The beautiful ones are dead. The brave ones are yet to be born, and the sullen ones are here.
I want to drop a conspiracy—a thought, really.
Is there truly a beautiful future to look to?
Or is our past the best years we would have?
Although you might want to assign these thoughts to either being pessimistic or optimistic, maybe you shouldn’t. Outlining the con and pros of our shared future is the best way to progress into it with our eyes open somewhat blindly. We can as well say all will be well and watch our world crumble to the dystopias we so dread from novels.
It must be so obvious which side I have taken acquaintance; I did not intend it to be so obvious. Well, apologies because this will be a very biased article, and for a good cause, of course.
Last week, I took up a book, and I do not recall the title. However, it was a sort of debate — an intellectual debate between four individuals about whether it gets better or, sadly, we have already seen the best. It was thought-provoking. Hence, this post.
There were mentions of the significant reduction in nuclear weapons, which means we may be close to denuclearization. I was awed at first.
“What progress we have made!”
“How insightful! Maybe in 2050, nukes would be the terrifying night stories we tell our children.”
Unfortunately, this hopeful glimpse was blurred by what was going on in Russia and Ukraine. The war was more eye-opening than anything in years of how powerful nuclear weapons are. More so, how dreadful the threat to use it can be.
Indeed, a nuclear weapon is that potent. And all it takes is an irrational man and a little button to start a full-blown nuclear war. And maybe there might be no 2050 storytelling because there might not be any 2050 altogether.
There were also several mentions of how posterity is on the rise. How countries’ GDP per Capital, especially in Africa, is rising, and poverty is slowly leaving. There were talks of where science can take us. A paradise indeed! The world we called a utopia while growing up. But is there not more to it? These innovations and inventions, must there be a cost? Our environment? Our happiness? Our health?
It is easy to look beyond the cons of a thing when we are so fixated on its pros. For example, take social media; was it a good invention? I am sure you muttered yes under your breath. At least you could send a Happy Mothering Sunday text to your mum without even having to stand up. The number of benefits might outweigh the setbacks. But does it mean it cancels them out?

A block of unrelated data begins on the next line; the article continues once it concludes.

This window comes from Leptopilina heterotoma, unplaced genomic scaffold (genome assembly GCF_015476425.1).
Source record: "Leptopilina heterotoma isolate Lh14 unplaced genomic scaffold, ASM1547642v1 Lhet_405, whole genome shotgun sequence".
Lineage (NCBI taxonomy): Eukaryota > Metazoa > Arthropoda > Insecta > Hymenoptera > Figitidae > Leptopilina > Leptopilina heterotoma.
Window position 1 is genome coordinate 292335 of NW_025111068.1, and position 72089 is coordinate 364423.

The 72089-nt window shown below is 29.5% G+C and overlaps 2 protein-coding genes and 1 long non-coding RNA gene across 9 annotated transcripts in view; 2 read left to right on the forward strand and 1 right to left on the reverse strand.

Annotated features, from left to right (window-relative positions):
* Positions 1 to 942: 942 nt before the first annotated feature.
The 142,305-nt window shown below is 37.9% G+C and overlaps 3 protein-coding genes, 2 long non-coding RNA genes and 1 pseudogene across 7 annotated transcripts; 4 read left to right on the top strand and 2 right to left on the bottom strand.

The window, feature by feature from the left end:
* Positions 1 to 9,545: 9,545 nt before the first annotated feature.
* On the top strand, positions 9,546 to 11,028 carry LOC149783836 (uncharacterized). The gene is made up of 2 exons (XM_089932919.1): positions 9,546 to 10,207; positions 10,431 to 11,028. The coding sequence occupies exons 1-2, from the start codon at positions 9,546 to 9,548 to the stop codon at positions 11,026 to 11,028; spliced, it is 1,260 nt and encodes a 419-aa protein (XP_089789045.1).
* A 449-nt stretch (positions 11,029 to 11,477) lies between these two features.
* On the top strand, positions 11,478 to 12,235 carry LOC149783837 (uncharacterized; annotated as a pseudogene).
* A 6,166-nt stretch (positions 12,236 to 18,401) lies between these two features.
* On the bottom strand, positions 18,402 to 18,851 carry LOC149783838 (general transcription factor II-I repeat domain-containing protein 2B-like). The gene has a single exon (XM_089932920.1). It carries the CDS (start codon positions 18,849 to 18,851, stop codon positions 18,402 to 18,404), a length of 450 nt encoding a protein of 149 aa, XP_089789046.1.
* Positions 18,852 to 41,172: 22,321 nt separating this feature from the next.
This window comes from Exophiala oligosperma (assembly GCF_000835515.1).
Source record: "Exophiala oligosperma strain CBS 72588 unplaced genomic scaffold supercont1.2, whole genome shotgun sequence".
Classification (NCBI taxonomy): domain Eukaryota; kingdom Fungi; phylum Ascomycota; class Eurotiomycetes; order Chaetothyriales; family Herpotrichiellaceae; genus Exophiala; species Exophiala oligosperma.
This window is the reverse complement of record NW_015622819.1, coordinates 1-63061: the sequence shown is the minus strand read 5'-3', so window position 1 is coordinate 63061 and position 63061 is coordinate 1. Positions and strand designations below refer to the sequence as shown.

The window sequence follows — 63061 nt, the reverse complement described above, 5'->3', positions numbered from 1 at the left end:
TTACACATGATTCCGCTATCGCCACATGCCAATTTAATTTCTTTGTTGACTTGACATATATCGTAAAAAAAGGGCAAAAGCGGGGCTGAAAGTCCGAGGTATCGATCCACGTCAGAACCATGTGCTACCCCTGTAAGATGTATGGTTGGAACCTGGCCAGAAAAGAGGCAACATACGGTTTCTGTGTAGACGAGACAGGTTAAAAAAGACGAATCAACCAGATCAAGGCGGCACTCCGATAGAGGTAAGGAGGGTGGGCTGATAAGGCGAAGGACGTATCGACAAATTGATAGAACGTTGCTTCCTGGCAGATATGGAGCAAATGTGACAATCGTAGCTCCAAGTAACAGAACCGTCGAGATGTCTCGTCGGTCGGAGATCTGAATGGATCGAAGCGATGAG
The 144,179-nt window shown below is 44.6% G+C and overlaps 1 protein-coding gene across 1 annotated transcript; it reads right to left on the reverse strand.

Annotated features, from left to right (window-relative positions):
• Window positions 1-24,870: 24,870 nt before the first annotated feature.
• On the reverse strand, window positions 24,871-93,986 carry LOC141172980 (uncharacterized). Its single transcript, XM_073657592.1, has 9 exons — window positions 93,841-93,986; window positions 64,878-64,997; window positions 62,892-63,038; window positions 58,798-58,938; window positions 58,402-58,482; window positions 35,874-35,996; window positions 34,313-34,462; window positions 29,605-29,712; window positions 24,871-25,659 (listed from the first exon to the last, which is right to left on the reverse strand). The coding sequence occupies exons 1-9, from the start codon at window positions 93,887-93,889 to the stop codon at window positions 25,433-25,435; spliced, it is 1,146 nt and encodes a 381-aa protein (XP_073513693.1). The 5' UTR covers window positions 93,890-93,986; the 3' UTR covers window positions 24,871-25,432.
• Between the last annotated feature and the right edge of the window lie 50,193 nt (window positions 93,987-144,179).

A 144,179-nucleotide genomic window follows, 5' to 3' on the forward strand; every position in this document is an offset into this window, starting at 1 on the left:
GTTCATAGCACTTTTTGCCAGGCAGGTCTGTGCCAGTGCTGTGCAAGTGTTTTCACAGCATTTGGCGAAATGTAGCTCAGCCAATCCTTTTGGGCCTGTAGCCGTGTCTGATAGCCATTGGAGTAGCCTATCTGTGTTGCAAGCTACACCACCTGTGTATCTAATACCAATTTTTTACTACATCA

Young adults get more and more depressed because of social media. Our dependence on the internet and phones have altered our brains’ activities. Deep face-to-face conversations are starting to fade and dilute. Empathy is slowly becoming numb since now we can easily describe our concern with emojis. Social interaction crumbles…
Although these problems are no one’s fault, they exemplify how good intentions can include adverse effects. Maybe gene therapy would make our children smart, more attractive, and physically adept, but do we know what we might be giving away? Oh, maybe we do. Imagine a world with perfect humans.
I am not pessimistic. I hope for a better world, but it is hard to say if that will happen. Suppose a digital revolution would not become the new problem. Although we no longer have world-scale famine or drought, we still have inequalities. Is there a better world for us? Can we conceive/make a world with no form of inequality and happiness? Moreover, is global warming genuinely going to end?
I did not want to saturate this article with facts. I could have done it. But what will they help if you would still disdain them? Yes, we have come a long way. Even the most pessimistic can’t entirely deny it without a glint in their eyes. The past is way worse than the present, but doesn’t that mean the future will be better?
Mark Manson says pain never truly goes away; it only changes form. Maybe the form it takes in coming years is bearable and less disgusting.
Let’s hope we are not turned to dust and ashes by two people trying to display the power of nukes. Let’s hope we don’t unleash an epidemic on our attempt to alter make-up. Let’s hope these digitals don’t do much more harm than good.
I don’t know what the future holds, but maybe looking for the worst in it will help us find suitable solutions. Or maybe, we keep hoping that the future is good for us.